The alarming decline in birds, butterflies and other wildlife in the UK countryside over the past 50 years might seem to be disconnected from the concurrent rise in the nation’s healthcare bill. What could the loss of colour and variety from our fields and forests have to do with the £14 billion the NHS spends every year treating diabetes?
We can add further pieces to this puzzle. Consider the fact that food prices have risen by 12% over the past six years, and a quarter of British farmers now find themselves living in poverty, even as major retailers continue to make year-on-year profits. Consider the fact that hundreds of thousands of people across the UK are reliant on food banks, and 33% of our children are overweight or obese, and yet we generate 16 million tonnes of food waste a year.
Join the pieces of the puzzle together and an image emerges of a food and farming system that is failing to live up to its potential, that is associated with worsening public health, and that often fails to protect the environment and animal welfare, or ensure fairness for farmers.
What if we could rearrange the pieces of the puzzle?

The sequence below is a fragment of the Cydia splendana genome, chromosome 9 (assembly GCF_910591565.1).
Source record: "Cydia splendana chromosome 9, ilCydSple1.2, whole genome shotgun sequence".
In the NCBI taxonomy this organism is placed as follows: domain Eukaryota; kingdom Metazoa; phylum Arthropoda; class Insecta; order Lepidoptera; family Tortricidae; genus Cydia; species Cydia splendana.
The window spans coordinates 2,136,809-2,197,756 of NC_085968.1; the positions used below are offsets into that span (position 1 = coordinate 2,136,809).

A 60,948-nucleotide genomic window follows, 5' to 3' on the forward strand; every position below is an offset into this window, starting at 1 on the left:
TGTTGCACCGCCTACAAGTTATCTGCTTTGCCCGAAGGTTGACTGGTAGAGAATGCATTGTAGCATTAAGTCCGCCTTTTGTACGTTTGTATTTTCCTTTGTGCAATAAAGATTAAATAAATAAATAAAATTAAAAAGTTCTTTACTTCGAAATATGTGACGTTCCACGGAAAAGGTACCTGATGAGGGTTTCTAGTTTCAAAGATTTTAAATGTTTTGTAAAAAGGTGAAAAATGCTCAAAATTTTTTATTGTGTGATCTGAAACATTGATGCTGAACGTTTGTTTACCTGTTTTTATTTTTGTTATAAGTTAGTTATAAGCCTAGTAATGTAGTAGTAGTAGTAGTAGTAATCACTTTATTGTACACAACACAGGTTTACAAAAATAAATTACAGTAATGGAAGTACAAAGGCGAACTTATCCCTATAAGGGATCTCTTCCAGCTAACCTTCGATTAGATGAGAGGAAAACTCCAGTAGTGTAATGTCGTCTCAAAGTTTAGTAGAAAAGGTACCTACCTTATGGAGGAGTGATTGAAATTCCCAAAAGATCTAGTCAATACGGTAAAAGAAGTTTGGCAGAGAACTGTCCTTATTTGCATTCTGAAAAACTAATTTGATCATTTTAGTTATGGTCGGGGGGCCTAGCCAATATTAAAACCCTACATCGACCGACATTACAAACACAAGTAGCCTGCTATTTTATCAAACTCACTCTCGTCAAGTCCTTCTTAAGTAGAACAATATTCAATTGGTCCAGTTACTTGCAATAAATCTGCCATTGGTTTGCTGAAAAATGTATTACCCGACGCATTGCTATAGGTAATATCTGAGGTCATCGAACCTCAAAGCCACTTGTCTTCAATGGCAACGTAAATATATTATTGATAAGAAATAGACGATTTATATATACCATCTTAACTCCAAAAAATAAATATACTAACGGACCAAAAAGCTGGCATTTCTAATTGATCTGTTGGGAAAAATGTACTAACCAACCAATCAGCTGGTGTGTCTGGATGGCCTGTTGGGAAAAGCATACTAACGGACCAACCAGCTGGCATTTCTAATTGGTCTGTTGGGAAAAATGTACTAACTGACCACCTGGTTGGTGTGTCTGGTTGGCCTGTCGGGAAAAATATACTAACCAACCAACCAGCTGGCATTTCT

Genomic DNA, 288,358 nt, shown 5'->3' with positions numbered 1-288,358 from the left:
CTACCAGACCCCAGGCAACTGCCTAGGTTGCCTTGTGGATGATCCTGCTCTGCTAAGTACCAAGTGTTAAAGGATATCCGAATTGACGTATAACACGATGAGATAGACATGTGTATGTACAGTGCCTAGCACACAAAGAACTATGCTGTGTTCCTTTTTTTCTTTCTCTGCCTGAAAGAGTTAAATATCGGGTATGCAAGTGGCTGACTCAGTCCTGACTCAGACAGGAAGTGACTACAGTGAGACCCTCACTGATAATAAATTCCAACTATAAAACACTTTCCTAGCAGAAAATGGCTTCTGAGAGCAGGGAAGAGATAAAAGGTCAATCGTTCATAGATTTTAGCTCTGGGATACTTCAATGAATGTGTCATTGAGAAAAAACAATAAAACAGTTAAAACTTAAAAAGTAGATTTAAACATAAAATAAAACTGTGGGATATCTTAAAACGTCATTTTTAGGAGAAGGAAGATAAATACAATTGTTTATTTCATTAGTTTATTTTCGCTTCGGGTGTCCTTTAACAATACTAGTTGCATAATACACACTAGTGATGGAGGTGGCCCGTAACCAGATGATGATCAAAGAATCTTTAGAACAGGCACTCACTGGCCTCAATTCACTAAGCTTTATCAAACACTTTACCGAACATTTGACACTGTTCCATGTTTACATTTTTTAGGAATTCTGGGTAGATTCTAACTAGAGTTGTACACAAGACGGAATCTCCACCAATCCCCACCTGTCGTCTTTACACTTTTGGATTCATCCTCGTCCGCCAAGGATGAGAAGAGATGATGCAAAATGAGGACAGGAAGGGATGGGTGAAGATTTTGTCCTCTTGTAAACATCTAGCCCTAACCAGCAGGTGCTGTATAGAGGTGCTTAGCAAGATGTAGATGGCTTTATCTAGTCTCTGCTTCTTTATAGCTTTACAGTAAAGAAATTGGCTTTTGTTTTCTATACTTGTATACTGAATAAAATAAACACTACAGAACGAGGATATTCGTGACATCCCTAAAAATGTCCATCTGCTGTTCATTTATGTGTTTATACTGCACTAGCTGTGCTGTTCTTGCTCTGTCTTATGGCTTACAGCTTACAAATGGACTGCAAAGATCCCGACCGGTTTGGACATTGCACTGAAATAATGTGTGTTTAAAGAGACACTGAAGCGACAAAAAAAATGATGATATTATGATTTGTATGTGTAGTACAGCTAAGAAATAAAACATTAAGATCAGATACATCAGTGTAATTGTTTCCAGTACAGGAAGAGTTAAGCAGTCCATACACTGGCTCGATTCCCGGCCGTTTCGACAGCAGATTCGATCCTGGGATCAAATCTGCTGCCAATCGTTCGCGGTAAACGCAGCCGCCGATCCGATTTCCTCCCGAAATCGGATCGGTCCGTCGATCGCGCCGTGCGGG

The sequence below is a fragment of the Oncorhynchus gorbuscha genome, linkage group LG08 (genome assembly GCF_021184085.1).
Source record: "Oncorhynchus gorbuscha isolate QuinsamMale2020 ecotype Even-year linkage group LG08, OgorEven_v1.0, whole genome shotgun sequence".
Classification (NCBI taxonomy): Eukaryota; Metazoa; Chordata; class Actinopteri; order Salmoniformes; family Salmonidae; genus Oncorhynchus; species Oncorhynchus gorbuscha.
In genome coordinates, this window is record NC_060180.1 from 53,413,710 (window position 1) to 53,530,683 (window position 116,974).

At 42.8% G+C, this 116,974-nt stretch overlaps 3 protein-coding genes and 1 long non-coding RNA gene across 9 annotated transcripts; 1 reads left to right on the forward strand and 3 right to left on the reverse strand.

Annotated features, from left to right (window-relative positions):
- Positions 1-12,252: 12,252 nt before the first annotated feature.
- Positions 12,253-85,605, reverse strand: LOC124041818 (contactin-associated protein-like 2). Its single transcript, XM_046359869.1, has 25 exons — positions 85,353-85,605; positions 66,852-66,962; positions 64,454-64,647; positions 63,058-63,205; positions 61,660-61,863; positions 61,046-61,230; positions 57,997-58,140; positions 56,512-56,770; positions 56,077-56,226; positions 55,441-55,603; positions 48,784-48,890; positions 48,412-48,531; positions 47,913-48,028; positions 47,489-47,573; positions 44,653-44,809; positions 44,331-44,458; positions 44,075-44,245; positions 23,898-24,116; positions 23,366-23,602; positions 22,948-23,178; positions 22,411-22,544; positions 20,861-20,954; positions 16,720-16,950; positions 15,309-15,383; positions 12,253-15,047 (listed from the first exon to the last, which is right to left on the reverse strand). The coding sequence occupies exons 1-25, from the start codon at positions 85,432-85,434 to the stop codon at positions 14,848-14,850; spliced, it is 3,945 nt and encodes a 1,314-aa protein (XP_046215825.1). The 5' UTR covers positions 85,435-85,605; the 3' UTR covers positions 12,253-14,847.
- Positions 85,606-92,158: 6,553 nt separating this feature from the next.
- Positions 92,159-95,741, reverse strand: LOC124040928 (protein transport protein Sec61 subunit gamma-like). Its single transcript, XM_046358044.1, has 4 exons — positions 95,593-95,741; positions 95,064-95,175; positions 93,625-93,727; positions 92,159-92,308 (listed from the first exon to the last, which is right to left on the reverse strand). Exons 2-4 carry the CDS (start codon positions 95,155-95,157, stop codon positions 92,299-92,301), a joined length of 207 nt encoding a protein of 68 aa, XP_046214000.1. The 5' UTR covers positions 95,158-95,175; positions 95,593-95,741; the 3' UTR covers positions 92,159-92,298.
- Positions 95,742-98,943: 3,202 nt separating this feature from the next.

Cultural historian Thomas Berry once said: “You cannot have well people on a sick planet: what affects one part affects all.” Food, farming, wildlife and health are intrinsically interconnected.
The Square Meal report, published last week, asks what the UK food system would look like if it were designed around health and ecosystems, and not just economics. The report opens a conversation, asking: what if we all came together and showed Government how public health, conservation, and social and environmental concerns, and their solutions, go hand in hand?
Declining wildlife. Expanding waistlines. Social inequality.
Complex challenges require integrated solutions. And examples of such solutions already exist…
…in the growing numbers of towns and cities across the UK who are taking a joined up approach to food, with public agencies, NGOs, businesses and communities working together to make healthy and sustainable food a defining characteristic of where they live.
…in the growing numbers of schools and hospitals, restaurants, and cafes, nurseries and universities, insisting on serving seasonal, local and good-quality food, with higher animal welfare and environmental standards, at no extra cost.
…in the growing evidence of the benefits of organic farming, which demonstrates that as well as being better for wildlife and the environment and better for animal welfare, organic farming produces crops and crop-based foods that are up to 60% higher in a number of key antioxidants than their non-organic counterparts, as detailed in a study published last week in the British Journal of Nutrition.
Integrated solutions require vision and leadership. They require joined-up policy making, and a commitment to making the food system work for the common good. Can we solve the puzzle and fix our fragmented food system? The Square Meal report has opened up a conversation that affects us all.
Soil Association Policy Officer for Food & Health